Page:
He's been resisting
calls to stand down
amid allegations of corruption.
But over the weekend the party's
new leader, Cyril Ramaphosa,
said the question of his position
would be finalised today.
Our Africa editor Fergal
Keane is in Pretoria.
Has it been finalised?
There is a
sense of high political drama
tonight here, reliable sources at
that meeting are saying that
President Zuma has been given 48
hours to resign. Just about an hour
ago, the ANC President Cyril
Ramaphosa left here in a convoy and
apparently went to the residence of
President Zuma to deliver that
message. Within the last few minutes
he has returned, possibly with a
response. Now, if President Zuma
agrees to resign there should be a
relatively calm, smooth transition.
But if he says no, the ANC is faced
with the possibility of either
having to move a motion of
no-confidence against him in
parliament, or impeach him. That
would risk splitting apart Africa's
oldest liberation movement and into
this country a new element of
instability. We are waiting here. It
could go on for more hours. They
have already been talking for ten
hours but there is a sense that
momentous decisions are on the way.
Many thanks for the update in
Pretoria, Fergal Keane, our Africa
A brief look at some of the day's
other other news stories.
London City Airport remains closed,
after an unexploded bomb
from the Second World War was found
in the River Thames,
not far from the runway.
It was discovered in the early
hours of Sunday morning
forcing the evacuation
of the neighbouring area.
Work to dispose of the device should
be completed by tomorrow.
Barclays Bank has been fined
by the Serious Fraud Office
in relation to a £2.2 billion loan,
provided to the state
of Qatar in 2008.
The bank has been accused
of unlawful financial assistance,
which is banned in the UK.
Its parent company Barclays
was charged with the same
A government report suggests
politicians and industry leaders
have exaggerated the potential
of fracking for gas in the UK.
The industry said a fracking
boom would see 4,000
wells drilled by 2032.
But a newly-released document
predicts fewer than 200 wells
will be constructed
in the next seven years.
British tourists will be
able to resume package
holidays to Tunisia
from tomorrow for the first time
since a terror attack claimed
the lives of 38 people
at a beach resort in 2015.
The first fully booked flights
from Manchester and Birmingham
will be operated by Thomas Cook.
Our security correspondent
Frank Gardner has just
returned from Tunisia,
with this exclusive report.
Tunis by night, and a National Guard
unit prepares to raid
a suspected terrorist hideout.
Since two devastating attacks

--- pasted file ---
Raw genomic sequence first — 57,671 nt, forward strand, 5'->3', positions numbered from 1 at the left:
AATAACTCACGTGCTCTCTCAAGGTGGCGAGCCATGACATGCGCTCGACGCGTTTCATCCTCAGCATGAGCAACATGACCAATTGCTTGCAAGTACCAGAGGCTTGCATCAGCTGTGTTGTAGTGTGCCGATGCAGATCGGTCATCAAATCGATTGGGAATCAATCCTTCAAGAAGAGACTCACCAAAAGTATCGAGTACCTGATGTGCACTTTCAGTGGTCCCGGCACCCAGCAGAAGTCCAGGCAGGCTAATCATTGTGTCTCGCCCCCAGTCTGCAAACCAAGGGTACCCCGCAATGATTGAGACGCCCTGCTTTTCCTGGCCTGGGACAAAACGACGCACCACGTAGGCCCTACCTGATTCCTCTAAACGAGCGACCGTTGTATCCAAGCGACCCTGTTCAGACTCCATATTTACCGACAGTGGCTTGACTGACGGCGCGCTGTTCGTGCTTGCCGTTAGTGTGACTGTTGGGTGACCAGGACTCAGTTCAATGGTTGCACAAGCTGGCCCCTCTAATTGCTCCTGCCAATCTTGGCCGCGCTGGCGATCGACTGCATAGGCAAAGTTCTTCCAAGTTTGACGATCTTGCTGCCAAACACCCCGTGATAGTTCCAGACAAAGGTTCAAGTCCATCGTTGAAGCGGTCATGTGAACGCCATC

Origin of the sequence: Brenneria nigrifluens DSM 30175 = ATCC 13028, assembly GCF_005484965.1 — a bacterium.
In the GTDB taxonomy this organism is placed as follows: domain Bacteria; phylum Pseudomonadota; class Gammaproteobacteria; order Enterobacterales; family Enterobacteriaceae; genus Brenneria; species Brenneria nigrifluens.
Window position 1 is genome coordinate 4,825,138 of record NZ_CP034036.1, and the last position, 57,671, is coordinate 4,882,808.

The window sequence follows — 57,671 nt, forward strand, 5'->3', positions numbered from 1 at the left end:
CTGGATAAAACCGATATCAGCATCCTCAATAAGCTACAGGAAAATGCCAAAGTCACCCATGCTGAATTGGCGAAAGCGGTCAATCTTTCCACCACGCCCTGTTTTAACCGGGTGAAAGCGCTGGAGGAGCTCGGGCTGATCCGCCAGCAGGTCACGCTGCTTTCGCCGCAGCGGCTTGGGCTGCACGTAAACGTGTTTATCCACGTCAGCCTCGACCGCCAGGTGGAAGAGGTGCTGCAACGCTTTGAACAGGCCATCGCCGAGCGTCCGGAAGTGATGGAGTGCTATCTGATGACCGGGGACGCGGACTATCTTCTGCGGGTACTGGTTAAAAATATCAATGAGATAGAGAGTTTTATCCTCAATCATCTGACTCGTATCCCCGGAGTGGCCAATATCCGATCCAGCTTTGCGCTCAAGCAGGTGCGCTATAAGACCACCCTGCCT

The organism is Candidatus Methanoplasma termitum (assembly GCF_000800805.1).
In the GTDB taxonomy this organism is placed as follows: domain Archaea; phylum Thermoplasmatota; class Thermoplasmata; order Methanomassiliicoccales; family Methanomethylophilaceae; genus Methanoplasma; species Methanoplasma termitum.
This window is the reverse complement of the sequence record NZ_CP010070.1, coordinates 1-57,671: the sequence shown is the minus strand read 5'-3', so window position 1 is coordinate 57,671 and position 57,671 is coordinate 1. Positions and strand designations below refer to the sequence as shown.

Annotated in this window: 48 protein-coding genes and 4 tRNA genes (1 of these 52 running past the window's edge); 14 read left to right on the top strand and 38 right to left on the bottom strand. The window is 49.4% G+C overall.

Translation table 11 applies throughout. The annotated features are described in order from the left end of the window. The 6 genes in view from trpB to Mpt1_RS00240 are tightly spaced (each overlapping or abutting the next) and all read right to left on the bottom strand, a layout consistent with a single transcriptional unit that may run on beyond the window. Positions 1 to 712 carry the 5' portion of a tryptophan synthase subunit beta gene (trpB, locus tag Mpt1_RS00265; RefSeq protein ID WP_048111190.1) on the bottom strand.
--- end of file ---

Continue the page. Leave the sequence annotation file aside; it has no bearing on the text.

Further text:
in 2015, this country has found
-- vowed to stamp out terrorism
and make Tunisia safe for tourists.
Well, they've just gone
into a house here.
We can hear some shouts.
We're in a tiny little backstreet,
and they're looking for members
of an Isis cell that has been
in Libya, they suspect, so the whole
street is flooded with these armed
National Guard soldiers.
Three years ago, on this beach
near Sousse, an Isis gunman
shot dead 38 people,
30 of them British.
Now, Tunisia is getting training
from Royal Navy instructors
in maritime security,
while Met Police detectives have
been training up hotel staff.
At four key airports,
British aviation experts have
installed new screening equipment.
So I asked Britain's ambassador,
how safe is it now?
Well, no country is 100% safe,
as we saw with the tragic attacks
in London and Manchester last year.
But it is safer here
than it was in 2015,
because the Tunisians'
capability has improved.
In the resort town of Hammamet,
where Thomas Cook is taking
the first returning British
tourists, I asked the hotel manager
what precautions he's taking.
We have around 60 cameras
all around the hotel.
The exterior cameras
are all monitored 24 hours
by persons behind the screens.
But Tunisia sits in
a dangerous neighbourhood.
Across this border, Libya
is in chaos, and Isis has bases.
The Manchester bomber trained in
Libya, and so did the Sousse gunman.
Back in the capital Tunis,
the night raid yields results.
Suspects are arrested
and will now face trial.
Tunisia has made huge
progress against terrorism,
but if its tourist industry
is to recover fully,
it will need to stay vigilant.
Frank Gardner, BBC News, Tunisia.
The Prime Minister says there is the
basis of an agreement to restore
power-sharing in Northern Ireland
soon. She and the Taoiseach held
talks at Stormont in an attempt to
end the deadlock over key issues
including the status of the Irish
language. Our island correspondent
has the latest. The Prime Minister
began her visit to Belfast at a
place that was recently the seed of
an unexpected victory. Hundreds of
jobs had been under threat at the
aircraft manufacturer Bombardier.
They are safe now after winning a
trade dispute against Boeing in the
US. Theresa May came to Northern
Ireland looking for another win.
Talks to restore Stormont are at a
I have urged the
parties to make the final push to
see if we can get an executive up
and running. I believe there is the
basis of an agreement and it should
be possible to see an executive in